Joanne Wilson shares a simple mantra to help live life to its fullest.
Joanne Wilson shares a simple mantra to help live life to its fullest.

Research defines five principles for healthy living

I'M passing on a beaut little go-to designed to keep your relationships thriving while beating off any signs of depression and anxiety.

As featured last week, I had the honour of interviewing US neuropsychologist Dr John Arden who has devised a handy acronym that creates a happy and healthy brain. Post this up on your bathroom mirror for a constant reminder of how to live a fulfilling lifestyle, especially as we head into the winter months.

S is for Social Connectivity: Loneliness causes cellular changes resulting in a weakened immune system, a propensity for addiction and even early symptoms of dementia. Our telomeres (caps on the end of our chromosomes) can shrink without cultivated and fostered social brain networks. Keep yourself engaged with real time authentic family or friends versus online acquaintances, likers and followers.

E is for Exercise: Dr Arden says exercise is better than any anti-depressant or anxiety tool on the planet. He encourages 30 minutes of increased heart rate activity every day to stave off the blues. An array of awesome brain-enhancing biochemical processes occurs when we exercise, which include producing new neurons in our brain.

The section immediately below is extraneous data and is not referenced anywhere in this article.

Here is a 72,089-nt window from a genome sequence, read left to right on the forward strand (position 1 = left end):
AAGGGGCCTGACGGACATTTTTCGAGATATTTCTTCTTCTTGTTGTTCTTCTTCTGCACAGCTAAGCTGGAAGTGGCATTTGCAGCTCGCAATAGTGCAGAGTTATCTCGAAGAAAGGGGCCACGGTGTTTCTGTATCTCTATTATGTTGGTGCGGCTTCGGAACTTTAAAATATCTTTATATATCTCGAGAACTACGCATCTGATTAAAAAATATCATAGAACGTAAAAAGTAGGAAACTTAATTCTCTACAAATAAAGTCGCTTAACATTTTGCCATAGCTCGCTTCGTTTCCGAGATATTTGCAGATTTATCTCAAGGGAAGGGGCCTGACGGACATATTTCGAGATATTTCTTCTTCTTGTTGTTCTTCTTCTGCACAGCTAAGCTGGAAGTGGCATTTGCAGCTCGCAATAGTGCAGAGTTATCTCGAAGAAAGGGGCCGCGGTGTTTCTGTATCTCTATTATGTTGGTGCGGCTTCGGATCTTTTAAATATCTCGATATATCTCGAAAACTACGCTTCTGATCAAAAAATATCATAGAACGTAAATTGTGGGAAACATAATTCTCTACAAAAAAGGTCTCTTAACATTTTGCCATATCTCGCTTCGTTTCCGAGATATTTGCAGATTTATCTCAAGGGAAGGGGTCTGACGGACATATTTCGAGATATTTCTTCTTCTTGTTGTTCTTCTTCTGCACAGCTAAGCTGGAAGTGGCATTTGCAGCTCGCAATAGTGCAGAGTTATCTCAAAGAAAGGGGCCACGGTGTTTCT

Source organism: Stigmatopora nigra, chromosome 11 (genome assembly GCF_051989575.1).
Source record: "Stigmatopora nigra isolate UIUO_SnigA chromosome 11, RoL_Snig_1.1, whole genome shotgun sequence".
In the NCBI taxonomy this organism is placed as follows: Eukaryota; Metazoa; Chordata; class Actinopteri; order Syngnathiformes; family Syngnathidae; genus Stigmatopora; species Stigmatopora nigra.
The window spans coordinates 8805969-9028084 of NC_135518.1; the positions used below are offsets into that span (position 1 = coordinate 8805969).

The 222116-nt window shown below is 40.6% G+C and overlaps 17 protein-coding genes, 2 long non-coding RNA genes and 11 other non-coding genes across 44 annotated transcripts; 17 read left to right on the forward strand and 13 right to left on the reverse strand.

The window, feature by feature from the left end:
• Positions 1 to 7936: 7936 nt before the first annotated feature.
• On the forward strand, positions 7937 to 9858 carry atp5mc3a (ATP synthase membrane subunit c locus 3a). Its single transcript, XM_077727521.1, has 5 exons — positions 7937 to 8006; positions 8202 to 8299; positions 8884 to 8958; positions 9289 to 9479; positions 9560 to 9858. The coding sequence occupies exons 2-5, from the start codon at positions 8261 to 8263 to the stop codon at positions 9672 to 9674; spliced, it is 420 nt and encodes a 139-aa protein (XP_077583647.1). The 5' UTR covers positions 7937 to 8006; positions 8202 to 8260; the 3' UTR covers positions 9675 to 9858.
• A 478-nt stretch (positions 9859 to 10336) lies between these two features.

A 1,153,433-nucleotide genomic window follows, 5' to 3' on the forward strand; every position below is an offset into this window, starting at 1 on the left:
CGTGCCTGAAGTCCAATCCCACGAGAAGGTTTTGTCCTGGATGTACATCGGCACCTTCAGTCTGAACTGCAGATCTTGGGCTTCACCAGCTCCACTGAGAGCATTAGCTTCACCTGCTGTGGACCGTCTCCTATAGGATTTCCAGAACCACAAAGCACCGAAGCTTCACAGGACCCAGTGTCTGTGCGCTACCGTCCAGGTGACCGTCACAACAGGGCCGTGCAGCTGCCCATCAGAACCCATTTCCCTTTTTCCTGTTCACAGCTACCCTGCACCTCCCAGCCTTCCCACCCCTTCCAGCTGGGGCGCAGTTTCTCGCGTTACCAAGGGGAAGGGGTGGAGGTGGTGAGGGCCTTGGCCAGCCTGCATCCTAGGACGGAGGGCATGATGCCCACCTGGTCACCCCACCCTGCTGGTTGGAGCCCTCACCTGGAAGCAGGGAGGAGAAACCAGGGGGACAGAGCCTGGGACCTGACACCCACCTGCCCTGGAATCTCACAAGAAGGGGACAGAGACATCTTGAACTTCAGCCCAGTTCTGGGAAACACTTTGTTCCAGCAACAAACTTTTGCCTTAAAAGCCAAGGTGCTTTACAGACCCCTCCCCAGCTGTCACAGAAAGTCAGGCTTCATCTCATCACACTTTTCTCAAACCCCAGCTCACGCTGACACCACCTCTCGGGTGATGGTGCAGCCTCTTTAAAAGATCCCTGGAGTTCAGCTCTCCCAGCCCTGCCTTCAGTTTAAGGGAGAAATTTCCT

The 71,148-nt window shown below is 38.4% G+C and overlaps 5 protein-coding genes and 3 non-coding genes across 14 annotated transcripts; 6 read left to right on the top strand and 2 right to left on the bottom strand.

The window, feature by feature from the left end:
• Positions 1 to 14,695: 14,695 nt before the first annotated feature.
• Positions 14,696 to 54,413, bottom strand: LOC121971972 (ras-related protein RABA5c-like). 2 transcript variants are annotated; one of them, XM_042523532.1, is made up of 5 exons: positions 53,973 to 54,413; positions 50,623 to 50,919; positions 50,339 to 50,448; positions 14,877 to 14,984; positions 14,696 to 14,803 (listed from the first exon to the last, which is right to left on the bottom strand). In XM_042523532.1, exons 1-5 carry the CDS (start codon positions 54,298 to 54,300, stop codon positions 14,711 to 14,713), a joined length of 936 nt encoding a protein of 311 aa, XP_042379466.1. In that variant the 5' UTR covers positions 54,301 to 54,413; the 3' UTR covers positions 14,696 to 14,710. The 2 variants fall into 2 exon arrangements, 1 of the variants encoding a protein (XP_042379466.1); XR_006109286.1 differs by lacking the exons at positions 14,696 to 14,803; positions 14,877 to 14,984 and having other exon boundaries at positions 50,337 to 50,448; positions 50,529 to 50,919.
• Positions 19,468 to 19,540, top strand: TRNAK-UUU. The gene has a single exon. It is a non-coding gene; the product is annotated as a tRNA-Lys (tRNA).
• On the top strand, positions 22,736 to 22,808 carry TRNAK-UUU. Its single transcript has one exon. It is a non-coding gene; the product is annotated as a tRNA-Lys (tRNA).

E is for Education: I'm sure you've heard, "If you don't use it, you lose it” - true story.

If you're not constantly learning, you're not building an infrastructure of brain connectivity. The more connectivity, the richer your cognitive reserve later in life.

I recently read about Yale professor Paul Bloom who specialises in cognitive psychology and pleasure research. He says pleasure doesn't just occur - it develops. Want to know how to get it? He says study more. Aside from a headache from guzzling a lot of expensive wine frequently, we know it won't provide as much happiness as if you were to learn about wine along the way. Instead of seeking delight from experiencing something over and over, gain knowledge from your object of pleasure.

D is for DIET: Feed your brain with nutritious fuel as your brain chemicals need it. A diet of fried hot chips and sauce will starve your amazingly created head of healthy neurotransmitters. Do that and you're up against it to think clearly and positively.

Neuroscientist Dr Caroline Leaf states 95 per cent of your serotonin and half of the dopamine in the body are produced in your gut. Importantly, don't fall into the trap of the unnecessary sense of urgency to eat on the go. Eat slowly until you're 80 per cent full and let your mind be your guide - not your eyes.

S is for Sleep: Achieving functional sleep is a deterrent for depression and anxiety. Dr Arden says sleep medications can hinder our sleep cycle required to naturally consolidate memories. Did you know your brain and body stays quite active when we sleep as it plays a housekeeping-type role removing toxins?

When we mess it all up with drugs and alcohol, it makes sense we experience that very apt term I recently heard of, "hangxiety” and dreadful symptoms afterwards. Do it often enough and you get depressed and anxious.

Struggling in this area? Start with mindfulness, prayer, exercise or a therapist to collaborate on sleep strategies to combat any over-thinking at all the wrong times.

Joanne Wilson is a neuropsychotherapist, relationship specialist, radio co-host, workshop facilitator and guest speaker. Contact www.theconfidantecounselling.com.



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